Also, seeing how many people are perfectly happy with the pretty inelastic and less safe bindings that currently are saturating the market from all other brands than Fritschi and SkiTrab (and from next season Atomic/Salomon) it will be very interesting to see how the market will develop after the introduction of these bindings. I know that I at least sometime forget what the real comparison is for the lighter weight bindings that are used for touring - and that is mountaineering bindings that are fully locked all the time. Compared to these most modern tech bindings represent a meaningful improvement safety wise, even if they fall woefully short of an alpine binding. These short comings are not necessarily an issue though as the need for alpine binding performance and safety features simply isn't there given the significant weight penalty for the weight-focused and out-on-a-leisurely-stroll end of the market.

    What the Shift bindings probably will do though, is open up market from/between the Tectons and regular alpine bindings and increase the number of people who get into the Tecton/Shift segment for ultimate flexibility quiver wise - and these should kill the frame market once and for all. That is at least were i find this product to be brilliantly placed and i def see it helping this segment grow in a meaningful way. It is probably a perfect product for North America and the general crowd reading TGR/Freeskier/Powder mag. Again, well done Atomic/Salomon! I would def be a bit concerned if i was in charge over at Marker right now - for the Kingpin/frame bindings could end up being a bit dead in the water going forward.

  10. #85
    Join Date
    Sep 2011
    Posts
    405
    I think folks can get a little weird about weight.

    You know what weighs a lot?- my dick. Yet I still bring it everywhere I go because it makes my life better.

    So maybe not the bindings for multi-day epics- but for the most of us, most of the time- if it makes skiing safer and more fun then Weight prob isnít that much of an issue.

    Looks cool - Iíd love for my friends to get it.

  11. #86
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    Jan 2017
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    Austin, TX
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    Quote Originally Posted by kid-kapow View Post
    (market segment ponderings - ignore if this does not interest you)
    Regarding this I see really 3 tech binding options that could all fit in a quiver for different uses:

    1. Ultralight bindings (MTN, SSL, Speed Turns)
    2. Mid-weight bindings (Evo or Tecton, I can't see the Ion/Kingpin/Radical standing up to these)
    3. Shift

    The weight difference is enough to warrant different ones for different uses in my opinion. The innovation has been awesome in the past few years.

  12. #87
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    Dec 2006
    Location
    Seattle
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    272
    Definitely very interesting, I am curious how the durability and safety look long term compared to the tecton. My touring skis ride lifts infrequently and only in soft snow but I want to trust them in the backcountry. As a big guy who likes to ski pretty hard one of these two will be my next bc options, I am mainly looking for safety and reliability, the improved skiing characteristics are likely in the noise for soft snow focused BC. I hope salomon will have enough pairs of these under athletes this year for us to see how they hold up in real world use.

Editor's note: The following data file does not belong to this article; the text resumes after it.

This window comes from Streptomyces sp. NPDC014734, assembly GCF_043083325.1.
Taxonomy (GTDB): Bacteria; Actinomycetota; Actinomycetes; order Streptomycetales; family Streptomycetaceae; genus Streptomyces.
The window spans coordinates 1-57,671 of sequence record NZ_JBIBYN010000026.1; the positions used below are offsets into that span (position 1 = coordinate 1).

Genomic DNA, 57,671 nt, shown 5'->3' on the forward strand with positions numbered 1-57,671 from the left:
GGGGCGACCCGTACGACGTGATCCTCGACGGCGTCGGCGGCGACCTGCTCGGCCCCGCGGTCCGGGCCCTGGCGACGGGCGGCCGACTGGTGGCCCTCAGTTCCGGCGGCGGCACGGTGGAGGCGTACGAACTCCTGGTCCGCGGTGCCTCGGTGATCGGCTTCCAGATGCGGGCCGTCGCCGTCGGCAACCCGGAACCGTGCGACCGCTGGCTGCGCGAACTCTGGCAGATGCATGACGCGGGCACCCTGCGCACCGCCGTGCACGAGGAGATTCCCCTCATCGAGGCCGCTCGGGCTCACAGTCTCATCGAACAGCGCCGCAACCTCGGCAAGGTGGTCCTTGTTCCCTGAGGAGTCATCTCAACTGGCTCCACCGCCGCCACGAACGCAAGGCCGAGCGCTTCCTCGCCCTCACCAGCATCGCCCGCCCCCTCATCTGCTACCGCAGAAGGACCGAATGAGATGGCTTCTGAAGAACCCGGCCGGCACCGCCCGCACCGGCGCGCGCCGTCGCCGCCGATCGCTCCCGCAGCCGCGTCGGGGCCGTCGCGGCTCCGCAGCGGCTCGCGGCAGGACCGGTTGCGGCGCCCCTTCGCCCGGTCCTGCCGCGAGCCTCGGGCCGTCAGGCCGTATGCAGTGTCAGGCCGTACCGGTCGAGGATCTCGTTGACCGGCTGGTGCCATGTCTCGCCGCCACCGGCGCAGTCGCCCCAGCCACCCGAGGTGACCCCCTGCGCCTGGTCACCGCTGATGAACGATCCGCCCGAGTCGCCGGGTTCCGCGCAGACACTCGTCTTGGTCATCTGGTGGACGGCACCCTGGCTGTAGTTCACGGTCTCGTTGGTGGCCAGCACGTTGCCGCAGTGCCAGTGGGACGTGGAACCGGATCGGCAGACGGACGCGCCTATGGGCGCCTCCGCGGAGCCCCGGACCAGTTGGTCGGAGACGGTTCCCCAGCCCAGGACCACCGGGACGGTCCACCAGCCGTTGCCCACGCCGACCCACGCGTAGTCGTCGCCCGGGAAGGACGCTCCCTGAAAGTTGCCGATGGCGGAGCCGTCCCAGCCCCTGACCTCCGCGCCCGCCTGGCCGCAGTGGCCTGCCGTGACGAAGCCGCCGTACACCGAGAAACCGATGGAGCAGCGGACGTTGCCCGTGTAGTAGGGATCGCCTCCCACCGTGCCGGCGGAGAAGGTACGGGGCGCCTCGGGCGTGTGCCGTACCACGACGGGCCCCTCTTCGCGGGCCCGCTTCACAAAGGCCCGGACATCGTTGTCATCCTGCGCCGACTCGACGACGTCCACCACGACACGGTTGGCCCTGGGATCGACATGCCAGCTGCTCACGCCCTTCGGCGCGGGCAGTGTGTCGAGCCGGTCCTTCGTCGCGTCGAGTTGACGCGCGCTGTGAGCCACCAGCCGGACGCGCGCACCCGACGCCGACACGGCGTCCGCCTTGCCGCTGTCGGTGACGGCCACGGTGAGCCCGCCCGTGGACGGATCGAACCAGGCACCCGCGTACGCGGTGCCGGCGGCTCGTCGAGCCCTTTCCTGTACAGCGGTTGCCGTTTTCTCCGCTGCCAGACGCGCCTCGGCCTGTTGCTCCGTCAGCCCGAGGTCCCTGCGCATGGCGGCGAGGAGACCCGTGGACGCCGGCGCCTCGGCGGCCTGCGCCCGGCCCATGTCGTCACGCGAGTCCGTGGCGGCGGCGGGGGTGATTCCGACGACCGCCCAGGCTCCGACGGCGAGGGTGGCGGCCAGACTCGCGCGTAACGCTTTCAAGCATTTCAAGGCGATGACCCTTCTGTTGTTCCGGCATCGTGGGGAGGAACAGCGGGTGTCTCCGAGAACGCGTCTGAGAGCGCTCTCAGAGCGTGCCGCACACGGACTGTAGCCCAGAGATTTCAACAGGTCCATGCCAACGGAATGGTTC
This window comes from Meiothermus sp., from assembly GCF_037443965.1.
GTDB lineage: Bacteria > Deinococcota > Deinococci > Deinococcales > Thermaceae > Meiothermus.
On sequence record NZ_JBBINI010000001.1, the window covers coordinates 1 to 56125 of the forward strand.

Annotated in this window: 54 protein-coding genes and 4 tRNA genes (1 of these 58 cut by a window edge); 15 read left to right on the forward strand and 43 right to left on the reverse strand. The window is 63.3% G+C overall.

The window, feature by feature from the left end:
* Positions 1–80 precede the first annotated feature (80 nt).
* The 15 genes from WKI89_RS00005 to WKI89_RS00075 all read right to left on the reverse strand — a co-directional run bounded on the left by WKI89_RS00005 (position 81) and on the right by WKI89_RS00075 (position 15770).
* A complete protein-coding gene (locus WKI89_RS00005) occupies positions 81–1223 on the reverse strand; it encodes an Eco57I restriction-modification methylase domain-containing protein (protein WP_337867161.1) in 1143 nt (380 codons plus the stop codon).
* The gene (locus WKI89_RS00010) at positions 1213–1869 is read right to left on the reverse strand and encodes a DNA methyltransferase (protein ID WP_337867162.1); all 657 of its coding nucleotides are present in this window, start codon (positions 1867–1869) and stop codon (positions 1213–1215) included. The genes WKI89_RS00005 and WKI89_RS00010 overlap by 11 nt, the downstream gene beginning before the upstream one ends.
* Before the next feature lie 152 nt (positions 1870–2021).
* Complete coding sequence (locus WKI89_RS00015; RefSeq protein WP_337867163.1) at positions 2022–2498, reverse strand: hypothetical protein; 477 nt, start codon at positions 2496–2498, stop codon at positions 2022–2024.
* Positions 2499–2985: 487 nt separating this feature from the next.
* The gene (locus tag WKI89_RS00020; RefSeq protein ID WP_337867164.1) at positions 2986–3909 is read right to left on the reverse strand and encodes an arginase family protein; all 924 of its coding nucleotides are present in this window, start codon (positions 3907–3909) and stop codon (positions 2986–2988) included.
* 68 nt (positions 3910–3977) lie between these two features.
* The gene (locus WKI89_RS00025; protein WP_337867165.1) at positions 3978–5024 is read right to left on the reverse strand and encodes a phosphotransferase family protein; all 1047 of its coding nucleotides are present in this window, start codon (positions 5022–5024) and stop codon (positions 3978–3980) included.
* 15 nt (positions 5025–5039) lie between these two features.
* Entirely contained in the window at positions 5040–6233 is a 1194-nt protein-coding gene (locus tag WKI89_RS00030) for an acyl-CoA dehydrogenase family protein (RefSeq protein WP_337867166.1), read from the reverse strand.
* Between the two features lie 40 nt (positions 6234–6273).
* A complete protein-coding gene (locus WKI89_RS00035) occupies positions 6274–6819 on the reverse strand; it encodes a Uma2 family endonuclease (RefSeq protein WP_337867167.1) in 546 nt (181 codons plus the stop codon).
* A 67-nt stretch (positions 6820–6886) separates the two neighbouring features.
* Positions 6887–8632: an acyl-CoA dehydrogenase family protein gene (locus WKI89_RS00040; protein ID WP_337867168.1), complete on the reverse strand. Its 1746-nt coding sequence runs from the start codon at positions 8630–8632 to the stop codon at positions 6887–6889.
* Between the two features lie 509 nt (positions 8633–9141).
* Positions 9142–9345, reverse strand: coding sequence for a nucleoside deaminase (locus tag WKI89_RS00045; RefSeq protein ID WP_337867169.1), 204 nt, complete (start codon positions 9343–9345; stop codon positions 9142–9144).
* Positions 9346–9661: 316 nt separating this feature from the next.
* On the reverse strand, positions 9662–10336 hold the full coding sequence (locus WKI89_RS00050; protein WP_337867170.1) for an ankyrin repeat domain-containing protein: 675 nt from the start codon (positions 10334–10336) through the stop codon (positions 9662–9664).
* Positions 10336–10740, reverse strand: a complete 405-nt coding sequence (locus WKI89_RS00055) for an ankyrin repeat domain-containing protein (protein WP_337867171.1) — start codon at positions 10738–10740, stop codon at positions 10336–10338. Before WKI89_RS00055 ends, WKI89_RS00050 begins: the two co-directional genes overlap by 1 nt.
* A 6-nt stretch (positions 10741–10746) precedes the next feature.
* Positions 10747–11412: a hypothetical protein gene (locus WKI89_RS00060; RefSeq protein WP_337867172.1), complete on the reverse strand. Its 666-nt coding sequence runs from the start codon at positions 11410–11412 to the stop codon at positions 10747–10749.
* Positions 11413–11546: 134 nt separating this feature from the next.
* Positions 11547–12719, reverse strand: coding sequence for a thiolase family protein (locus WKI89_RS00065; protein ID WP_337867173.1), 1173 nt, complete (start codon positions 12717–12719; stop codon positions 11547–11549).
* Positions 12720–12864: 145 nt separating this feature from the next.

13. #88
    Join Date
    Sep 2009
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    in the trench
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    Either my quiver just went to crazy level $ís or msybe it can be thinned with the wider usage of all the new bindings
    Sub 95 with sslís
    100-106 with vipec (mostly bc)
    108-110 with CAST(mostly on hill)
    115-120 with SHIFT MNC
    128 protests with tectron
    Tlt6ís
    XTD 120
    Lupo carbon ti
    And 6 boot liners of course

  14. #89
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    Oct 2003
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    Frame bindings now go the way of the alpine trekker... A used market saturated with Cheap used frames that people buy for their first season
    Quote Originally Posted by thejongiest View Post
    Regarding this I see really 3 tech binding options that could all fit in a quiver for different uses:

    1. Ultralight bindings (MTN, SSL, Speed Turns)
    2. Mid-weight bindings (Evo or Tecton, I can't see the Ion/Kingpin/Radical standing up to these)
    3. Shift

    The weight difference is enough to warrant different ones for different uses in my opinion. The innovation has been awesome in the past few years.
    X1000
    Quote Originally Posted by blurred
    skiing is hiking all day so that you can ski on shitty gear for 5 minutes.

  15. #90
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    Oct 2003
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    Quote Originally Posted by thejongiest View Post
    Regarding this I see really 3 tech binding options that could all fit in a quiver for different uses:

    1. Ultralight bindings (MTN, SSL, Speed Turns)
    2. Mid-weight bindings (Evo or Tecton, I can't see the Ion/Kingpin/Radical standing up to these)
    3. Shift

    The weight difference is enough to warrant different ones for different uses in my opinion. The innovation has been awesome in the past few years.
    I see where you're coming from but I would disagree. What's the point of a midweight tech binding? It offers no more safety aspects than an ultralight tech, just a perception of safety. Tecton's/Kingpins are ultimately tech bindings and TUV classifies them as such. The Shift offers the safety of an alpine TUV certified binding, the elasticity of an alpine binding and the downhill performance of an alpine binding but with tech fitting uphill capabilities...all for about 235 grams more per foot. For me, the SHIFT will be my 70% binding with ultralight tech bindings being reserved for fall-you-die steep skiing or massive planned touring days.